A U.S. District Court judge struck down an Ohio law that allowed only those public employees who belong to certain religious denominations the right to claim a religious objection to paying union dues.
The legal challenge was mounted by a teacher in southern Ohio, Carol Katter, who said a union official told her to pay dues or change religions.
"It's wonderful, just wonderful," the math and language arts instructor told Cybercast News Service on Friday, after Judge Gregory Frost issued his decision.
Front struck down Ohio Revised Code section 4117.09(C) as a violation of Katter’s First Amendment rights. He also permanently enjoined the State Employment Relations Board from further enforcing that law.
The law in question stated that any public employee, who was a member of a "bona fide religion or religious body which has historically held conscientious objections to joining or financially supporting an employee organization ... shall not be required to join or financially support any employee organization."
Katter, a lifelong Catholic, had always declined membership in the Ohio Education Association, a state chapter of the National Education Association, because of its position in favor of abortion.
But dues became mandatory last year. When she spoke to the union attorney, she was told her she had two choices - pay her dues or "change religions."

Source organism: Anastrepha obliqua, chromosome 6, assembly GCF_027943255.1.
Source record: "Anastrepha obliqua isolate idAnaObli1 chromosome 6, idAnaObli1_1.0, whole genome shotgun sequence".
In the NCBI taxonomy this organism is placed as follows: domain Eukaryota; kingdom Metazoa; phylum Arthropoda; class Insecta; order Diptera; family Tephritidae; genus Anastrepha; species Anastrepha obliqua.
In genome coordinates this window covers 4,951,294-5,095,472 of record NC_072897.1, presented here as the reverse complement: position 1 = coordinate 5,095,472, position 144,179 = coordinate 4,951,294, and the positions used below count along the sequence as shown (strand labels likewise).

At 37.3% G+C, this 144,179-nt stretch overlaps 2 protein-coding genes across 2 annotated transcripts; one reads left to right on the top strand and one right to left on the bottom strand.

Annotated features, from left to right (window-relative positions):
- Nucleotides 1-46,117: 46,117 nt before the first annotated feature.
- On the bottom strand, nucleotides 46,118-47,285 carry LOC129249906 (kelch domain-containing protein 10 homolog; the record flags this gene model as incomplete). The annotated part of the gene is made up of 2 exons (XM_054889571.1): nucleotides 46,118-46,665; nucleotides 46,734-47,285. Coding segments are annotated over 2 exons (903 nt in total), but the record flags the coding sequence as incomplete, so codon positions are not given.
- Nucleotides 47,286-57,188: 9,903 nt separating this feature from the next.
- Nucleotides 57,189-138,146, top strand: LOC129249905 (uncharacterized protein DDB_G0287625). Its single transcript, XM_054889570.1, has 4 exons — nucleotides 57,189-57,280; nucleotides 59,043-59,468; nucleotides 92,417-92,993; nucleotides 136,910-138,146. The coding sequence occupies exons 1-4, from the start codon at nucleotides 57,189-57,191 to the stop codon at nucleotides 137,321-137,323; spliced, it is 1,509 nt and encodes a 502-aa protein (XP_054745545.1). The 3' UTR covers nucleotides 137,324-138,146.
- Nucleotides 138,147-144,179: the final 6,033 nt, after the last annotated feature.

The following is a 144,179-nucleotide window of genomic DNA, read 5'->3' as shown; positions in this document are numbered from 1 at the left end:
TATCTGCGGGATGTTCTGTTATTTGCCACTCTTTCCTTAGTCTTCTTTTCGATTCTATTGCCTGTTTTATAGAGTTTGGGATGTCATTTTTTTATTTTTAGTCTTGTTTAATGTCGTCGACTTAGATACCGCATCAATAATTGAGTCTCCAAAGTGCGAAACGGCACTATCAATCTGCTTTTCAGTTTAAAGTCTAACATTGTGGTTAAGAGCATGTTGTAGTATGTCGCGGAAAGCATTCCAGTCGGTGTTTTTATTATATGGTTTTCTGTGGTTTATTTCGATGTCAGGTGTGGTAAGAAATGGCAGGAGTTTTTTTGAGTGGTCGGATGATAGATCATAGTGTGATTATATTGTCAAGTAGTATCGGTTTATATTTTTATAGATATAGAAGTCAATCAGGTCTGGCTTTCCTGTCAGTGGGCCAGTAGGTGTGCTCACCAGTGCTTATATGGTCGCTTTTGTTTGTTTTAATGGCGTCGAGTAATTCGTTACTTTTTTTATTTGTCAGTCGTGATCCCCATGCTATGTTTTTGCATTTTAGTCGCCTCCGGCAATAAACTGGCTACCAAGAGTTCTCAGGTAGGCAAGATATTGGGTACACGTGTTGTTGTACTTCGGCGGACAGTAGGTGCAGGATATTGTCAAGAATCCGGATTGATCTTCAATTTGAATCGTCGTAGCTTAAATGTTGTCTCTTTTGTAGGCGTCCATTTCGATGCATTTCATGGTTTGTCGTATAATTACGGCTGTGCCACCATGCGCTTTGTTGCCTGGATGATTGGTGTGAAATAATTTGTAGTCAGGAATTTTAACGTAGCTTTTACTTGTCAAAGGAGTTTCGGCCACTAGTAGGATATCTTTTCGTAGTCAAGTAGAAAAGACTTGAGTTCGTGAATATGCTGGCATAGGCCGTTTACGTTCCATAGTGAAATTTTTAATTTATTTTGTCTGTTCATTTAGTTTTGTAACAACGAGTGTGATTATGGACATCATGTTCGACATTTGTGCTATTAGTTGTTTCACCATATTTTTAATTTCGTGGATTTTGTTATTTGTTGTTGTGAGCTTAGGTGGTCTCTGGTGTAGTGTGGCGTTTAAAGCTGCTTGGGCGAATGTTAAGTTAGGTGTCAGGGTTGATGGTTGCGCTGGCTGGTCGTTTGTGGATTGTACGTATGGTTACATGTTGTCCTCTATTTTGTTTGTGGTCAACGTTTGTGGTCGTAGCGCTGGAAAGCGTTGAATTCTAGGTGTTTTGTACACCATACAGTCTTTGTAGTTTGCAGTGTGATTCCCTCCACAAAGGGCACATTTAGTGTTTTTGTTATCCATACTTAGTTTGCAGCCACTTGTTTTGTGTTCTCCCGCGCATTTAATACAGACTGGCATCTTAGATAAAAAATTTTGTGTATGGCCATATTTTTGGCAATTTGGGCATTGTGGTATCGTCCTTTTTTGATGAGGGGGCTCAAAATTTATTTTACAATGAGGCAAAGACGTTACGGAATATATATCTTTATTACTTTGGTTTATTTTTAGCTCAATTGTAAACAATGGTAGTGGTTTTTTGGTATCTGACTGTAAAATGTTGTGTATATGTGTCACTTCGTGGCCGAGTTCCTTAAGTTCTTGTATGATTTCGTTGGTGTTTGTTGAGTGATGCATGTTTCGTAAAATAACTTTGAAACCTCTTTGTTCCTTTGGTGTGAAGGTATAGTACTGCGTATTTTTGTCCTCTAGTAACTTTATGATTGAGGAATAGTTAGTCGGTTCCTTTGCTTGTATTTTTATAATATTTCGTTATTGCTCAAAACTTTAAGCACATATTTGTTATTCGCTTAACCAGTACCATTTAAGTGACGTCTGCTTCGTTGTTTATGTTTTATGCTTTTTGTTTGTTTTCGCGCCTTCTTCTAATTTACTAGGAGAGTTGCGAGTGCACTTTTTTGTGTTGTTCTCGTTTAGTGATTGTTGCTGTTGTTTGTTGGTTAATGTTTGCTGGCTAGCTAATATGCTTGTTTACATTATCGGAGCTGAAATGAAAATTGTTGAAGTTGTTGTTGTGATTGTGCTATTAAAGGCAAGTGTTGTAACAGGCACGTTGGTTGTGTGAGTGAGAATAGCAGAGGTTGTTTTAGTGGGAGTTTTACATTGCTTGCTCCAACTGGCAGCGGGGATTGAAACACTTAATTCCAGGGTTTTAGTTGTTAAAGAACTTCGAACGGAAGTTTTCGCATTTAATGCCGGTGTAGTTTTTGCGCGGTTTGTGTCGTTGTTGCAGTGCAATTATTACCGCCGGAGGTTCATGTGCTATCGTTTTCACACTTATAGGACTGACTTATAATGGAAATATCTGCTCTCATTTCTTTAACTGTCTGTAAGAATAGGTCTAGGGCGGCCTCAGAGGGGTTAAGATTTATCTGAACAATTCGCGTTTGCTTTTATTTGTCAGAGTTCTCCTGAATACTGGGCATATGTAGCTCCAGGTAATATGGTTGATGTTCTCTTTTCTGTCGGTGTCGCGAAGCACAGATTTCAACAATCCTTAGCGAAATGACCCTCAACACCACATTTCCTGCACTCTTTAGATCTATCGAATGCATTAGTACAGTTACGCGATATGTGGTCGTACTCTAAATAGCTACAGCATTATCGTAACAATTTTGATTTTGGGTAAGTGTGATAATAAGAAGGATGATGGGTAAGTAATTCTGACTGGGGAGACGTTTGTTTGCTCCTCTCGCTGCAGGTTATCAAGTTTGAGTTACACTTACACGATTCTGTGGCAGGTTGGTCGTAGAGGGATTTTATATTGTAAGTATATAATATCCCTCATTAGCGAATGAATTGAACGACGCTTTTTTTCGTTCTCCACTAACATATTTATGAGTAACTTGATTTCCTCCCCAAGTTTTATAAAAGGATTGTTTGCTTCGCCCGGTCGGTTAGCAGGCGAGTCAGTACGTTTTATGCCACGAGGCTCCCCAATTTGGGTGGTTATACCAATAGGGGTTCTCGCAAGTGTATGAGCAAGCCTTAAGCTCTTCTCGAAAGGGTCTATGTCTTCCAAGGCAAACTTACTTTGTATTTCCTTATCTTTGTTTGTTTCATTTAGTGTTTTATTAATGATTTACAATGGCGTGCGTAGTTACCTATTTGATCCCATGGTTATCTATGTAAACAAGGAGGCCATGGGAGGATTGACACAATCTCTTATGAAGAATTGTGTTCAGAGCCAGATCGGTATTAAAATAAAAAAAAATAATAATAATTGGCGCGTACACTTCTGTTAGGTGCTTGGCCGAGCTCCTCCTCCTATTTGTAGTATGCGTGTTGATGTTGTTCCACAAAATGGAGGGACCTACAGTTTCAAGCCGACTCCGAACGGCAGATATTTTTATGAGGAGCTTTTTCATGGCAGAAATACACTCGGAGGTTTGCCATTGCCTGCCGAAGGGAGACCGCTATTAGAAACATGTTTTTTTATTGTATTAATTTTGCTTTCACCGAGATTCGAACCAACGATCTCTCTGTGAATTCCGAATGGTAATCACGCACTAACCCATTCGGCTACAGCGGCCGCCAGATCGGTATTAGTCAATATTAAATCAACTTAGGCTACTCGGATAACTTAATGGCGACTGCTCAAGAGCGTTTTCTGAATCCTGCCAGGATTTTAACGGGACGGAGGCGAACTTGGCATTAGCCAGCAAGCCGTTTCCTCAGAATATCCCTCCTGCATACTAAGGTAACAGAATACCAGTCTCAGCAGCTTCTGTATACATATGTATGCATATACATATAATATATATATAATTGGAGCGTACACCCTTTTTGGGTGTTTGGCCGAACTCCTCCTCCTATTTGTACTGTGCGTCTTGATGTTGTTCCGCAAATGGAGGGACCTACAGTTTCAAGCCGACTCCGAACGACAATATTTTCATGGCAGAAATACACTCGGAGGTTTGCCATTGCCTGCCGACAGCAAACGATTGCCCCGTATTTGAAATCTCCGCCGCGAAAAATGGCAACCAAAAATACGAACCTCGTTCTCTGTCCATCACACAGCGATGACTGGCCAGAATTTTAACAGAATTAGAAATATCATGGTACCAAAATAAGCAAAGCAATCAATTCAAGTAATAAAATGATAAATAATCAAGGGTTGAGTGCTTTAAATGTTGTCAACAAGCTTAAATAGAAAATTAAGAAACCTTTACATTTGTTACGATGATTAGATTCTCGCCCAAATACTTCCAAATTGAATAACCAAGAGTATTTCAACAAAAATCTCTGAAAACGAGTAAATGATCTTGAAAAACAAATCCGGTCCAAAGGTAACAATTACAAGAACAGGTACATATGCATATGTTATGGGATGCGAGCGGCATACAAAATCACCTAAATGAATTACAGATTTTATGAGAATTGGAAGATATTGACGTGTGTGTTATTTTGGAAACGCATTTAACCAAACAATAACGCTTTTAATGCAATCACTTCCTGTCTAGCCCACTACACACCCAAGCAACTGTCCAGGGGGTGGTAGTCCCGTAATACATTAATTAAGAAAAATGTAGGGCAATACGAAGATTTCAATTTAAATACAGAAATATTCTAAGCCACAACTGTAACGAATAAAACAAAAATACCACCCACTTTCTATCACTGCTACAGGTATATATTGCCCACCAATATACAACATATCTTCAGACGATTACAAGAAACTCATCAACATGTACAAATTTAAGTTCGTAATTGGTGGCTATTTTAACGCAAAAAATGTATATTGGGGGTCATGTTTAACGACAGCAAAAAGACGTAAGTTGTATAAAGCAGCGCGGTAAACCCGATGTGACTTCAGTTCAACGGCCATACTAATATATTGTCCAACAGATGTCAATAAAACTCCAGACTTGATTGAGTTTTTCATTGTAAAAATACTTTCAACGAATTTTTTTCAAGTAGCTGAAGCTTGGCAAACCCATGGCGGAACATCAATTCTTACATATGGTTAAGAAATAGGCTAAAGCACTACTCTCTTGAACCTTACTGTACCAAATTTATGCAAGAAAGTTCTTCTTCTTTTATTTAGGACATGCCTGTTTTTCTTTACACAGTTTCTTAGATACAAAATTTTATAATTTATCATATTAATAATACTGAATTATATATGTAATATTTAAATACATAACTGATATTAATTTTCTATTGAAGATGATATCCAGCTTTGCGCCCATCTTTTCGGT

She soon learned that members of the Seventh-day Adventist and Mennonite churches received an exemption, due to their denominations' history of objection to union membership. The exemption was not extended to Catholics.
With free legal assistance from the nonprofit National Right to Work Foundation (NRWF), she filed a federal complaint in the U.S. District Court in Columbus last January. Katter also filed a related charge with the Equal Employment Opportunity Commission.
Stefan Gleason, the NRWF's vice president, praised the judge's ruling as "a victory for employee rights and the freedom of conscience."
Gleason noted that Frost's ruling follows another federal court decision last fall, which affirmed that all public-sector employees who have sincere religious objections to union affiliation cannot be forced to associate with and pay dues to a union they find objectionable.
"While the ruling expands the rights available to employees of faith, abuses of forced unionism will inevitably continue until Ohio passes a Right to Work law making union membership and dues payment strictly voluntary," he told Cybercast News.